The Washington Post

First Bite: Red Hen in Bloomingdale

At Red Hen in Bloomingdale, oak logs for the oven are stacked above the open kitchen. (Linda Davidson/THE WASHINGTON POST)

Wood and smoke are inescapable at the newly hatched Red Hen in Bloomingdale.

Timber figures into much of the decor, for which a forest of canela wood from Nicaragua has been repurposed into handsome flooring, chairs and tables. Fumes tickle your nose the moment you step inside the Italian-leaning restaurant, and they continue as you sip and eat. I’m recalling the Red Hen’s twist on a negroni, made with smoldering mezcal, and also its ricotta slathered on crostini. The cheese takes on a smoky perfume from time spent on a lip of the large hearth in Red Hen’s open kitchen.

The menu, from former Proof chef de cuisine Michael Friedman, makes room for salt cod brandade, beef tongue, gnocchi with hazelnut pesto and a leg of lamb sandwich with rapini. “I grew up around bold flavors” in an Italian community, “but I’m Jewish,” says the native of Westfield, N.J.

Those crostini are wonderful, by the way; Friedman infuses the snowy whip of cheese with local honey and balsamic brown butter. His beef tongue — braised in tomatoes, rosemary and other enhancers, then zapped with lemon juice after hitting the wood grill — makes a lusty segue. Accents of crumbled cauliflower and crisp pine nuts dress up the organ meat. House-made rigatoni is an early favorite, mostly for the lusty red ragu draped over the pasta. Sweetbreads are better . . . elsewhere, frankly.

Although much is made on-site, the bread comes from Lyon Bakery. “If someone is doing it for a living, they are probably going to do it better than we can starting out,” the chef says.

Red Hen co-stars Sebastian Zutant, the opening wine director at Proof, and business partner Mike O'Malley, who met Friedman when he and the chef worked for Mon Ami Gabi in Bethesda. Zutant's wife, Lauren Winter, has her finger in the pie, too; Winter designed the place, which puts its lively bar, paved in perforated orange leather, at center stage.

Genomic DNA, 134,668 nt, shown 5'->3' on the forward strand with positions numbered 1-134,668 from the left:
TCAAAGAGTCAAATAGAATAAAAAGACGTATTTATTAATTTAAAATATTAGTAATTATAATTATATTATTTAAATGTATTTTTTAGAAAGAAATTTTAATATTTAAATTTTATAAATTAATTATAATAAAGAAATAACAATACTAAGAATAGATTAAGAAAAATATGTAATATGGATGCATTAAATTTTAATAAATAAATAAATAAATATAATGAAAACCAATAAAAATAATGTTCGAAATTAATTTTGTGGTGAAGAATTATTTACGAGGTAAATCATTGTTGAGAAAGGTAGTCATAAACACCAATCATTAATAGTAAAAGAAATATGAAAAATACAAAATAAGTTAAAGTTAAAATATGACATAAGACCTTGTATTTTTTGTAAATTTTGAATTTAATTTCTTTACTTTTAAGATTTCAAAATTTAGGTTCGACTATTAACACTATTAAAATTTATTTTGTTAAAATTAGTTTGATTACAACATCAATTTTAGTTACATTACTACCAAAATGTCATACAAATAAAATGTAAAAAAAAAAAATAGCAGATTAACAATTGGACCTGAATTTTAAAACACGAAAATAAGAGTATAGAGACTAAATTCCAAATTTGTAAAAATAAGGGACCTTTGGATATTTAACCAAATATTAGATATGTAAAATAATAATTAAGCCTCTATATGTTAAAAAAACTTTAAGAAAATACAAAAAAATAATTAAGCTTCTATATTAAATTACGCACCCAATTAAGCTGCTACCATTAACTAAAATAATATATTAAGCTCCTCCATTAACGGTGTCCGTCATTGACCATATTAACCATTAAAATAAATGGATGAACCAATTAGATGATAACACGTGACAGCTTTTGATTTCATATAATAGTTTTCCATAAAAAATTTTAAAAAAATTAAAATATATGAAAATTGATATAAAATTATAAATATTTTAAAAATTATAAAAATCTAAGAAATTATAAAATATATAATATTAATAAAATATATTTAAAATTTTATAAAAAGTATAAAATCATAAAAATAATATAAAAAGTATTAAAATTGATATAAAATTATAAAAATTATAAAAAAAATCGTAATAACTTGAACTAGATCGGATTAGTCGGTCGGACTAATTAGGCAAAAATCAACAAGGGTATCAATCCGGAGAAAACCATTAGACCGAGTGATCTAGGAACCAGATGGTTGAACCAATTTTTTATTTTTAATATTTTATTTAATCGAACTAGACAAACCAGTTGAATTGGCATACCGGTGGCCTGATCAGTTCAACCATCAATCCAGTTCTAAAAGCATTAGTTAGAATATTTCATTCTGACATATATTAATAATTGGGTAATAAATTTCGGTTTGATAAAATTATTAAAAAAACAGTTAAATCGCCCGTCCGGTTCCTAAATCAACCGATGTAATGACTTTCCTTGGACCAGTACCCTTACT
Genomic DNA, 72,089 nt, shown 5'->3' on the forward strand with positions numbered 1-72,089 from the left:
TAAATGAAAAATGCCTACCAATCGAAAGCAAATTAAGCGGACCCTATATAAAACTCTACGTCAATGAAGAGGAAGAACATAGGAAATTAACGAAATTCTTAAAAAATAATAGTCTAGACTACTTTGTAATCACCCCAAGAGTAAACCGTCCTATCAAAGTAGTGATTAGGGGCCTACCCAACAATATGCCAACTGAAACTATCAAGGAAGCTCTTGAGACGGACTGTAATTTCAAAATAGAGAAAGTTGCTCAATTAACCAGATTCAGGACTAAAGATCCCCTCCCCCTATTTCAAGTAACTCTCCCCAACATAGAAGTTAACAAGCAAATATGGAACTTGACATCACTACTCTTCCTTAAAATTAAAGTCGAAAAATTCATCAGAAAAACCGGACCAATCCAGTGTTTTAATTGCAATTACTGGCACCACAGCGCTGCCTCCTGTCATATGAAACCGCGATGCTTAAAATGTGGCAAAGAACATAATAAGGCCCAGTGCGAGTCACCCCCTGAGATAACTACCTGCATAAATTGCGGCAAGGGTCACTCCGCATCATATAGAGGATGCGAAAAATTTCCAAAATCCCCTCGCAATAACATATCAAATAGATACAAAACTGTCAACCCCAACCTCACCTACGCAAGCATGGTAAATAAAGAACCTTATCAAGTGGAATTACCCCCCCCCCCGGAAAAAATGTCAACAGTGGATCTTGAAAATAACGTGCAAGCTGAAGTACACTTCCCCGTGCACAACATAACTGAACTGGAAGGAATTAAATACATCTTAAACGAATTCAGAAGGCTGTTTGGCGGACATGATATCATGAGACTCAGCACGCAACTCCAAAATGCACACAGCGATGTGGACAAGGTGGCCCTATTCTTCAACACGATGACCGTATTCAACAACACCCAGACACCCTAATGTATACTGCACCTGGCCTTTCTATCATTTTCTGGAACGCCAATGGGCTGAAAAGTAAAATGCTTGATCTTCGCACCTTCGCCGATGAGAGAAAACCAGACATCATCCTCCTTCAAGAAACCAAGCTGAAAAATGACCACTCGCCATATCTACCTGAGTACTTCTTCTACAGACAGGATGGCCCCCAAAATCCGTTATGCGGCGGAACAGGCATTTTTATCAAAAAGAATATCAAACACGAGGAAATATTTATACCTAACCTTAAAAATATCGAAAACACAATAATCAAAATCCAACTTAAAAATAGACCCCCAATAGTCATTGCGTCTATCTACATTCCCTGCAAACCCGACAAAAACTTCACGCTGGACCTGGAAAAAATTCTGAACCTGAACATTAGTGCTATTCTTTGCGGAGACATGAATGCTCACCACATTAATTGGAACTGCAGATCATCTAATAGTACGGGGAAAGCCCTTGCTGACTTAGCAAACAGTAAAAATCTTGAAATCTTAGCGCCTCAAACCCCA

With a caveat — or 10 — the bird theme is subtle, relegated to a sign out front and a restroom door for women marked “Henrietta.” Shelves that Zutant built himself display what he refers to as “an overdose” of gifts from the owners’ family members. A diner can’t miss the fabric hen and the ceramic hen and the cookie jar shaped like a hen and the . . . .

1822 First St. NW. 202-525-3021. www.theredhendc.dom. Entrees, $14 to $23.

Weaned on a beige buffet a la “Fargo” in Minnesota, Tom Sietsema is the food critic for The Washington Post. This is his second tour of duty at the Post. Sietsema got his first taste in the ‘80s, when he was hired by his predecessor to answer phones, write some, and test the bulk of the Food section’s recipes. That’s how he learned to clean squid, bake colonial cakes and distinguish between nutmeg and mace.



Success! Check your inbox for details. You might also like:

Please enter a valid email address

See all newsletters

Show Comments
Most Read



Success! Check your inbox for details.

See all newsletters

Your Three. Video curated for you.

To keep reading, please enter your email address.

You’ll also receive from The Washington Post:
  • A free 6-week digital subscription
  • Our daily newsletter in your inbox

Please enter a valid email address

I have read and agree to the Terms of Service and Privacy Policy.

Please indicate agreement.

Thank you.

Check your inbox. We’ve sent an email explaining how to set up an account and activate your free digital subscription.